Month: May 2019

Mayor Stops Private Org From Building Wall…

Liberal Mayor of Sunland Park Issues Cease and Desist Order Against “We Build the Wall” — Founder Brian Kolfage Responds (VIDEO)

For months the liberal media mocked “We Build the Wall” founder and organizer Brian Kolfage and his noble plan to use private donations to help build the much-needed security wall between the US and Mexico. Brian raised over $20 million in private donations from over 260,000 individuals to build a border wall on the US southern border.

This Memorial Day Weekend the “We Build the Wall” organization built their first half mile of border wall near El Paso, Texas.

** Please donate to this incredible organization here.

Then on Tuesday the Democrat Mayor of Sunland Park announced the construction of a privately-funded border barrier on private property over Memorial Day weekend was not in compliance with City ordinance.

Sunland Park Mayor Javier Perea issued a cease and desist order against “We Build the Wall” as they were wrapping up their project west of El Paso.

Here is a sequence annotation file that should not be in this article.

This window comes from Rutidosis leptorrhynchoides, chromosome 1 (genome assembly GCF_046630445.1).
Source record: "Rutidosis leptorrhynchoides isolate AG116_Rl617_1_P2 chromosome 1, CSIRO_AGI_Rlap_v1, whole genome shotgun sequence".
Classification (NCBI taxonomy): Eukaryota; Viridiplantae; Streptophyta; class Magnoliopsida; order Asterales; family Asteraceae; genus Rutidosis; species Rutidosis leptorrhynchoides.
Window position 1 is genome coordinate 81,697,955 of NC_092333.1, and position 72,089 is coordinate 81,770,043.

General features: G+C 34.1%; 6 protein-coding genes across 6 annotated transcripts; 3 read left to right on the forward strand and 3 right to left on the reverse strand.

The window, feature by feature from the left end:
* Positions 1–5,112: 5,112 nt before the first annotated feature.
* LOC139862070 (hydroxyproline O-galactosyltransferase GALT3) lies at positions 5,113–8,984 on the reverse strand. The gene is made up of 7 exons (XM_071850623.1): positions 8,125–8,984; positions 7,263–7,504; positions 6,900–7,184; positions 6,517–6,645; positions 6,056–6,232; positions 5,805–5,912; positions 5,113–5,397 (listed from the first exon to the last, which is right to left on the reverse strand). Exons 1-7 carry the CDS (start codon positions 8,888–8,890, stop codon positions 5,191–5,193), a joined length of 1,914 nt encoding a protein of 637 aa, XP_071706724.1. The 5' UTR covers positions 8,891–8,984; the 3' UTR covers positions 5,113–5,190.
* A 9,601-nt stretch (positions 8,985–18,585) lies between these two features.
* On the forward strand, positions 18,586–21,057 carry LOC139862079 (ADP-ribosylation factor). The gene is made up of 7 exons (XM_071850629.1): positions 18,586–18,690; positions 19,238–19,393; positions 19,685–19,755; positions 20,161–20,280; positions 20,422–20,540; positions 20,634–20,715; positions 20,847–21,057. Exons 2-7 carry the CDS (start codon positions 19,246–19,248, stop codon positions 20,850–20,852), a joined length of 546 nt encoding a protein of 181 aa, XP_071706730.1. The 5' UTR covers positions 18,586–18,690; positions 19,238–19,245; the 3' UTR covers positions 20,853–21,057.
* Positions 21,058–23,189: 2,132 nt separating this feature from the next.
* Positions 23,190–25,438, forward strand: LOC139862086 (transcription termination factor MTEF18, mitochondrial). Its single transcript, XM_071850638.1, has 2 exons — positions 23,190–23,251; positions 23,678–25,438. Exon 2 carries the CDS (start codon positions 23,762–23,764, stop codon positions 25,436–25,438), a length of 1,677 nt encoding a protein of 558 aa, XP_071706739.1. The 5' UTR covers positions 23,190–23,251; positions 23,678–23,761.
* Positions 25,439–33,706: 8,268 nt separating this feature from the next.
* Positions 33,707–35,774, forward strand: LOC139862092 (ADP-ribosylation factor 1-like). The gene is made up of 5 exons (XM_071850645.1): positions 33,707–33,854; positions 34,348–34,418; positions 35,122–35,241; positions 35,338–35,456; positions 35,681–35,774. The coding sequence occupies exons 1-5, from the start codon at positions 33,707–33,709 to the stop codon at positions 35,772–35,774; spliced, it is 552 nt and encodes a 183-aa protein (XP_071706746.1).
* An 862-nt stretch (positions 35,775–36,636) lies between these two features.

“We Build the Wall” refuted the liberal mayor’s charges.

We Build The Wall Inc. emailed ABC-7 the following statement:

“We Build The Wall has done everything they need to do to be in compliance with all regulations. We’ve had members from Sunland Park city government out to inspect the site and to witness the first concrete pour. We believe this is a last ditch effort to intimidate us from completing this historic project by a local government with a long history of corruption problems.”